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Author: Ringo Flinthammer

A short-lived peace

A short-lived peace

The Flinthammer family in shock

“And that’s why it’s called the ‘marginal tax rate,'” a beaming Ely Flinthammer explained. “Boop!”

Bael Flinthammer stood there, dazed, not even objecting to his uncle booping him.

“Um, I have to take Lucky for a walk. You don’t want a lion peeing inside the house.”

“Sure, sure,” Ely said, sitting back. He craned his head over one shoulder, calling to deeper within the Thelsamar home of his brother Ringo and his wife, Beli. “Are you two planning on having any other children?”

Bael and Lucky great the visitorSunlight from the open door filled the living room.

“Oh, hello,” Bael said to the figure in the doorway as Lucky inspected the human with several mighty sniffs.

“Hello,” said the man wearing the blue uniform of a Stormwind soldier. “Is Lt. Commander Flinthammer, er, your mother home?”

When Beli returned from the door after about five minutes, she was carrying two letters, one sealed, one unsealed.

“What’s goin’ on?” Ringo said, having emerged from a deeper chamber of the house in search for some tools to work on one of his rifles. “What’s goin’ on with yer face?”

“It’s Darnassus. The Horde burned Teldrassil. It’s … gone.”

There was a moment of stunned silence, broken only by Lucky deciding he really did have to go outside. A flabbergasted Bael followed after the black lion with a questioning look, no more sure than the adults about how to feel about all of this.

“So, what are those?” Ringo nodded his chin at the papers in Beli’s hand.

“Orders. The Alliance is marching on Lordaeron.”

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Priority mail

Priority mail

The mailroom beneath Dalaran

“Postmaster Flinthammer,” Katy Stampwhistle said, holding out her hand. “It’s been a pleasure.”

“It’s just ‘Ely’ now,” the youngest of the Flinthammer Boys said, shaking her hand. “I was only assigned to monitor Alliance mail during Operation Legionfall.”

He glanced ruefully around the mailroom, hidden below the streets of Dalaran. Mail zipped overhead under its own power, while mailementals sorted more mundane correspondence.

“Where will you go now?” Katy asked. “Will you be monitoring mail to and from the front lines still?”

“I’m going to visit family in Thelsamar while I figure that all out,” Ely said, with a shrug. “Not sure where those ‘front lines’ would be. Still, it was fun messing with my brothers with the censoring quill.”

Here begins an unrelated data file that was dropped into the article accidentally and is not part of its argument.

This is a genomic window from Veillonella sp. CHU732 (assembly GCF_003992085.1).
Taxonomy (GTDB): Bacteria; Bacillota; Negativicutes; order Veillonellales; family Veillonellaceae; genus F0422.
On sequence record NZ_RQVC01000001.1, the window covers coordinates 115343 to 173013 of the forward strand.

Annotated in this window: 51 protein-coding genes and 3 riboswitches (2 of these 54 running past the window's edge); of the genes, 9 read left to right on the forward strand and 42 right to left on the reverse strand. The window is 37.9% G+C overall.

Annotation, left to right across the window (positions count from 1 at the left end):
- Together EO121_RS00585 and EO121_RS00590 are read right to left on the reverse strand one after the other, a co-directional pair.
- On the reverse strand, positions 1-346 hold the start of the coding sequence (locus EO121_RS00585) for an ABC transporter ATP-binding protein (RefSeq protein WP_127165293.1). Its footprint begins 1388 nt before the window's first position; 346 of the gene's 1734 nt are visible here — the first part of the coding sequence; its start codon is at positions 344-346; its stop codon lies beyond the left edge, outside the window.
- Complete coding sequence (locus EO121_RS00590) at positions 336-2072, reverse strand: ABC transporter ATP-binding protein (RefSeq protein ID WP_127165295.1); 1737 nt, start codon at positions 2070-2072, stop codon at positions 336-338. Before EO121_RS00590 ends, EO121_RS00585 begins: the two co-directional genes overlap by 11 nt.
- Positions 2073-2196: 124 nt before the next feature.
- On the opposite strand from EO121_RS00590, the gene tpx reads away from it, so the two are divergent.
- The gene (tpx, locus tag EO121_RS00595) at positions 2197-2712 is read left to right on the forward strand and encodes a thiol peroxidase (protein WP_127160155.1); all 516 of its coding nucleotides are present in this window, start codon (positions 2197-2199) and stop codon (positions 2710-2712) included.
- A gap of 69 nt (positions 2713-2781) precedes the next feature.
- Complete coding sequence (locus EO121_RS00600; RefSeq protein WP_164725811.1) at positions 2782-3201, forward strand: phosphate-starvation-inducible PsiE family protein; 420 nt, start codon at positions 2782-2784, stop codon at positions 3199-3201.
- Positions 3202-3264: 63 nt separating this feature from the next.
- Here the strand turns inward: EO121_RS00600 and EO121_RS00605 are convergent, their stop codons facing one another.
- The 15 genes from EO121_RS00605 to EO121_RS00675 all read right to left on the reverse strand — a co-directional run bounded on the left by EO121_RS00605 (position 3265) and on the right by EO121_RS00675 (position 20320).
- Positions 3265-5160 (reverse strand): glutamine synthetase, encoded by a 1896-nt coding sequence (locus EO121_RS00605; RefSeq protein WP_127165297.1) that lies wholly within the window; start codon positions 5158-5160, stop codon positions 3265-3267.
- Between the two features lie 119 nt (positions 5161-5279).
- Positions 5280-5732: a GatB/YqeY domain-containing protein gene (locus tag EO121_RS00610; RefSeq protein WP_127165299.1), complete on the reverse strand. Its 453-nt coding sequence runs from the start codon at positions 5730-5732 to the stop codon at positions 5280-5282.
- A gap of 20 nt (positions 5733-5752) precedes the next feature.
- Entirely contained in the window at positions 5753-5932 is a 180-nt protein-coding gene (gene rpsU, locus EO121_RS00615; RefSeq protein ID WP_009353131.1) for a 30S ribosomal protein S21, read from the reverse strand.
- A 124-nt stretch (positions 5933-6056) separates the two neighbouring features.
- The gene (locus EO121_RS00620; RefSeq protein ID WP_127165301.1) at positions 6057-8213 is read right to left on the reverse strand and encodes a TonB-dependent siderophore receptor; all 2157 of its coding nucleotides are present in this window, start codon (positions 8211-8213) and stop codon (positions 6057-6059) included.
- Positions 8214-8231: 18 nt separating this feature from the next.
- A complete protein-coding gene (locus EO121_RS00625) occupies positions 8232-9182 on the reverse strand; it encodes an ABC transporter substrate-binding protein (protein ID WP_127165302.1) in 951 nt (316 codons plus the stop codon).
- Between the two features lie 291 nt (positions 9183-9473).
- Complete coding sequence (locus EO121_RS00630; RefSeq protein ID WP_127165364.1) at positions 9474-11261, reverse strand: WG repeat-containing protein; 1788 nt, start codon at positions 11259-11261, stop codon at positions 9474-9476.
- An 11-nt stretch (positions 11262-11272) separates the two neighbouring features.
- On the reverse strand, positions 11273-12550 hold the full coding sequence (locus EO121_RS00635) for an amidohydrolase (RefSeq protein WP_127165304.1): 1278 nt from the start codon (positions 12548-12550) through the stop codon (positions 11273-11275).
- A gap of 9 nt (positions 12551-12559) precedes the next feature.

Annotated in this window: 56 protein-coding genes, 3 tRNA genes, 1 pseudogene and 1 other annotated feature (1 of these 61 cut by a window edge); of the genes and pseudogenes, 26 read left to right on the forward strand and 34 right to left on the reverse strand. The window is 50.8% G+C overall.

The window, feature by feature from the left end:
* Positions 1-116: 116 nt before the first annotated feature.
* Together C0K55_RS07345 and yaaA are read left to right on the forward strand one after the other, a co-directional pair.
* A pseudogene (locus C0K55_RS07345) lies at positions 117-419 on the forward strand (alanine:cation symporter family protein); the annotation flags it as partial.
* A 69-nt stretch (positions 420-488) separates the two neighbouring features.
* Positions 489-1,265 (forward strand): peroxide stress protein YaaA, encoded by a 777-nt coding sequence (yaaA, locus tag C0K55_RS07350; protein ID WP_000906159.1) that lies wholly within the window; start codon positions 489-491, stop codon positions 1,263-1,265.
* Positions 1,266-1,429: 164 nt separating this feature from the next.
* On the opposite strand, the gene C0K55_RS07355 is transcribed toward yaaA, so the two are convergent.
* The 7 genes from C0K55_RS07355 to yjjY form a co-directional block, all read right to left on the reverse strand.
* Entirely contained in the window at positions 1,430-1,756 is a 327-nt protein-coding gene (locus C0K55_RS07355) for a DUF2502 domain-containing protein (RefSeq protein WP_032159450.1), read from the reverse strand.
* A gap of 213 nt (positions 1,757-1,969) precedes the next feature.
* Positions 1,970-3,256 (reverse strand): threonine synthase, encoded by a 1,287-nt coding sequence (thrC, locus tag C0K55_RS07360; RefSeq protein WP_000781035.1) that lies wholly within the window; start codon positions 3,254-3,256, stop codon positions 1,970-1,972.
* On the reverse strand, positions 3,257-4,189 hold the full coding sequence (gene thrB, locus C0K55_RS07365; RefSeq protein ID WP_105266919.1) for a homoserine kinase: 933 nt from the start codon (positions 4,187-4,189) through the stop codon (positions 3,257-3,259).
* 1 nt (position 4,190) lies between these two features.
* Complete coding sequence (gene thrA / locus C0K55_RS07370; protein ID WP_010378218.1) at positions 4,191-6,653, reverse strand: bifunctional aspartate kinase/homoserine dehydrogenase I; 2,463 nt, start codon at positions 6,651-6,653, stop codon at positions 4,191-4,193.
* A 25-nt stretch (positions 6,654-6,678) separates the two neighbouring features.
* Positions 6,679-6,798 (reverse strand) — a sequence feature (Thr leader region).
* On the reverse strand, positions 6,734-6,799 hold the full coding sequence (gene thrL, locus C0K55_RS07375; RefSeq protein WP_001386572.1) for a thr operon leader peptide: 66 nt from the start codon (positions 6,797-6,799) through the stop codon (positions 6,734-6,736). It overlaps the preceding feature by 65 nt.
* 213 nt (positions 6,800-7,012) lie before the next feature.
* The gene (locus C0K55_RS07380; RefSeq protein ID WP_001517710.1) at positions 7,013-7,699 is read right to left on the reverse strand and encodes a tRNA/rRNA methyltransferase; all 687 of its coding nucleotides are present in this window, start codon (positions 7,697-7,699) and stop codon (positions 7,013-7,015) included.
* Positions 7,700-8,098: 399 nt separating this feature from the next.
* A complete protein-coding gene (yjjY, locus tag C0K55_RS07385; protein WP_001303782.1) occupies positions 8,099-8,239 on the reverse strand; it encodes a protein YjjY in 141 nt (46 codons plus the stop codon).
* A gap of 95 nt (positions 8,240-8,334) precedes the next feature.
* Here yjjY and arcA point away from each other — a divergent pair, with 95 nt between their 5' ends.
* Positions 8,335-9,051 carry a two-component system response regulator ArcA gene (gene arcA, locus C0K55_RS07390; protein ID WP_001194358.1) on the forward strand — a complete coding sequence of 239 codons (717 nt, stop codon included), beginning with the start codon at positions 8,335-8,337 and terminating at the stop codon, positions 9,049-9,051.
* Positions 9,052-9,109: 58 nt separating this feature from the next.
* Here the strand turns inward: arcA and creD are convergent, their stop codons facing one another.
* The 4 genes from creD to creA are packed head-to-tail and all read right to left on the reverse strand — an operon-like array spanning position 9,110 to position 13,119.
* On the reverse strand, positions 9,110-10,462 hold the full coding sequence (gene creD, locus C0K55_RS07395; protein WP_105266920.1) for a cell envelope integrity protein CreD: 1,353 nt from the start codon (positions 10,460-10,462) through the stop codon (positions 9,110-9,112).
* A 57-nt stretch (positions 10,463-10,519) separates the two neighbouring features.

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Sargeras attacks

Nothing really ends. Especially not wars.

Ringo Flinthammer had known nothing but war since he was a boy, when orcs first invaded Azeroth. And in every war since, leaders had told soldiers marching off to war, or fighting to drive the orcs from their homelands, it would all be over by the Feast of Winter Veil. Ringo guessed night elf leaders a millennium ago probably told their soldiers they would all be home from the War of the Shifting Sands in time for the Lunar Festival.

Sargeras’ defeat was not a secret. There were lights in sky over Argus and a vision of Sargeras — or maybe the titan himself — appeared above Azeroth for a moment before a new red star appeared in the sky.

Moments later, Legion ships vanished from the skies over both worlds, winking out in a flash of green, one by one.

But that left members of the Burning Legion trapped on both worlds. Many of them dug in, determined to defeat the Armies of the Legionfall and the Army of Light. Or to take as many of their opponents with them as they could.

Mop-up operations had gone on for weeks. The Legion had controlled Argus for millennia. Rooting them out might take decades.

Ringo on Argus

As happened in Quel’Danas and Northrend and Pandaria and Draenor, the occupation lasted longer than the war itself. The war zone became home. Slop splashed into dented metal plates became home meals. Bedrolls, slowly rotting from nightly contact with the corrosive soil, became the feather beds waiting at the end of the day.